- Here are the archive posts on leavesnbloom that cover wildlife sightings in my Scottish garden. You can click on this category tag wildlife which will show you every single post relating to that category.
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|feeding on the Tansy wild flowers|
There is little wildlife in the garden from late autumn until the end of March but if we've some warm weather in early March we'll see the Peacock butterflies that hibernated over the winter months along with some of the solitary bees.
Late spring onwards is when all the action starts!
|Hover flies adore Shirley poppies and flock to them in huge numbers! The air can be full of them so don't inhale with your mouth open when you photograph them.|
I have a small wildlife pond and the most exciting occupants are the nymph large red damselflies. One year I managed to photograph them from the nymph stage, the stage where they are crawling out of the nymph skin and then drying their wings before they flew off into the garden.
- Pyrrhosoma nymphula The Large Red Damselfly and its Gradual Metamorphosis
- The Red Damselfly Visit : Pyrrhosoma nymphula
In the autumn time the Wild Salmon swim up our local river to spawn. The tourists go to Buchanty Spout to watch them leaping but us locals know where to go to get just as good a view.
|Wild Salmon leaping in Perthshire | Tayside, Scotland|
Every April and May I look out my kitchen window and I can see little bee flies which are the size of a bee darting at warp speed across the patio. Get out beside them and you realise that they buzz too. They have this huge and threatening sharp looking proboscis too but they won't sting. I even managed to photograph one sleeping upside down and one of them laying eggs in mid air and flicking them down on the soil. Discover more by visiting these two links ...
If you've ever heard of Will 'O the Wisp or Puck then this post might also interest you. A very strange phenomenon happens to the Rosa canina dog rose stem when a gall wasp takes up residence. What that wasp creates is absolutely amazing!
|Small Copper Butterfly|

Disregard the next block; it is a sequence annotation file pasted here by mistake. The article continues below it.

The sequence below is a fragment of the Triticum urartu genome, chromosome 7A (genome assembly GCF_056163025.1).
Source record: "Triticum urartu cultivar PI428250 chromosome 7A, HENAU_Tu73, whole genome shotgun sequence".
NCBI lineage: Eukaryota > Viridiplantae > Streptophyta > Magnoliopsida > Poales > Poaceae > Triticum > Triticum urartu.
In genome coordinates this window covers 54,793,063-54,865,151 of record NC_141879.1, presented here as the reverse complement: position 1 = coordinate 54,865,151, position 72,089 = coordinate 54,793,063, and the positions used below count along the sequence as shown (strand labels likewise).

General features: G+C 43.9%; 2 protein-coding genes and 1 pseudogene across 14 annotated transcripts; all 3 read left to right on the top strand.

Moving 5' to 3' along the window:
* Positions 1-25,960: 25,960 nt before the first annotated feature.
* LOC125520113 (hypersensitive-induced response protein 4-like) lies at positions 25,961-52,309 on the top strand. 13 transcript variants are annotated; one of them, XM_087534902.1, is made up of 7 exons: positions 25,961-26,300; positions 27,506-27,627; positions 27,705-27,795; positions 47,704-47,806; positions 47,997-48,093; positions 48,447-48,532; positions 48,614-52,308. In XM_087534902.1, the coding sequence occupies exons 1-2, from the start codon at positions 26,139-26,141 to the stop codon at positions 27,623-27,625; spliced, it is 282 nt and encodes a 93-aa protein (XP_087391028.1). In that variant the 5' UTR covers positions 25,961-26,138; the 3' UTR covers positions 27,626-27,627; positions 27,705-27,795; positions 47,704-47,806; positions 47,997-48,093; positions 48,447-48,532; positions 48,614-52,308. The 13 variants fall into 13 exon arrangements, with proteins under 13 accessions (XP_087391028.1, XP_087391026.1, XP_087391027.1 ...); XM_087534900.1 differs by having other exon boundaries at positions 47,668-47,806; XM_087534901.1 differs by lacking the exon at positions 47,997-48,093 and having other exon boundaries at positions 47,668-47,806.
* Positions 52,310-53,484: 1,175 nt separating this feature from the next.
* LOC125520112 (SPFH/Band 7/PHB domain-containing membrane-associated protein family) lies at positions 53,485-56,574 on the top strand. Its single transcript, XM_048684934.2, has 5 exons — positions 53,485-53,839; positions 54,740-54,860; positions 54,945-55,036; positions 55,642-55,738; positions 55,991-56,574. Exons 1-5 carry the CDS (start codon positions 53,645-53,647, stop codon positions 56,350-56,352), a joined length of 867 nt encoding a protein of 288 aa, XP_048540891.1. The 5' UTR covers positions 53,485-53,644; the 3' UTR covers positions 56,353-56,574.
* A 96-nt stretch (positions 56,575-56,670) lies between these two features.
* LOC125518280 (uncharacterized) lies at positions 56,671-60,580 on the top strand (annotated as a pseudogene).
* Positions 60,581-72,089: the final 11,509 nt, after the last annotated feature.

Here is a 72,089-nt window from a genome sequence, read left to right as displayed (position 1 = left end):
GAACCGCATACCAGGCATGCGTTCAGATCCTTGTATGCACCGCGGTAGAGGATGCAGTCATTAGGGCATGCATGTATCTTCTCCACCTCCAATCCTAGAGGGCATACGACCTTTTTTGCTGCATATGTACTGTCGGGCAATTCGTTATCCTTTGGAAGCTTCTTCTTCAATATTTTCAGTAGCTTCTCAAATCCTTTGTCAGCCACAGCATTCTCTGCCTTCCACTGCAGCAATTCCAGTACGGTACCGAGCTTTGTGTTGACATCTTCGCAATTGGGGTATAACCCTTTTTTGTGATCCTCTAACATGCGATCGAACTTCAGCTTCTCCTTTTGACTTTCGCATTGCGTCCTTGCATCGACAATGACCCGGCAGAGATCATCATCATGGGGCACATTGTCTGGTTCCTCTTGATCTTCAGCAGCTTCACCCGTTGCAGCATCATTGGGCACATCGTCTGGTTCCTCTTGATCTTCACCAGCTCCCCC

The Orange tip butterflies feed mostly on the Oil Seed Rape so I'm always pleased when I see that the fields nearby growing that crop. Every spring I go hunting for orange tip butterfly eggs - I know where to look as you'll see in this post:
...even moths get a mention as these ones fly thousands of miles to reach Scotland.
One year we had a pair of blackbirds nesting in a bird box next to a busy passageway. They didn't seem perturbed by all the human activity around them and quite enjoyed being the centre of attention. Over the course of a few weeks I was able to photograph the birds from when they hatched until they finally fledged.
Most people take ladybirds/ladybugs for granted but our native ladybird has been a rare sight in my wildlife garden despite being as much of an organic gardener as possible.
- The ladybird survey and the approaching Harlequin Invasion
- Harmonia axyridis: Know and expose your enemy!
|tips on photographing ladybirds|
- Photographing ladybirds In 2014 ladybirds were no longer rare and I photographed them for months. Then in 2015 during the coldest time of the year I wrote about when ladybirds go into diapause and their antifreeze abilities that stop them from freezing.
- If you were a ladybird where would you spend the winter?
- Ladybirds surviving the winter months
Lacewings are a rare sight in my garden too for the past few years though I have put up a 'bug hotel' for them to hibernate in over the winter months. I wrote a very whimsical post about its installation a few years ago. Just imagine how the Scottish Tourist Board would convince a lacewing to hibernate in the garden!
Rosie is a passionate wildlife gardener in Scotland, a Perthshire / Tayside photographer and writer. She enjoys soaking up nature in her own garden and is easily distracted from doing the gardening by anything that buzzes, creeps, crawls or flutters. Connect with her on Google plus and Facebook.
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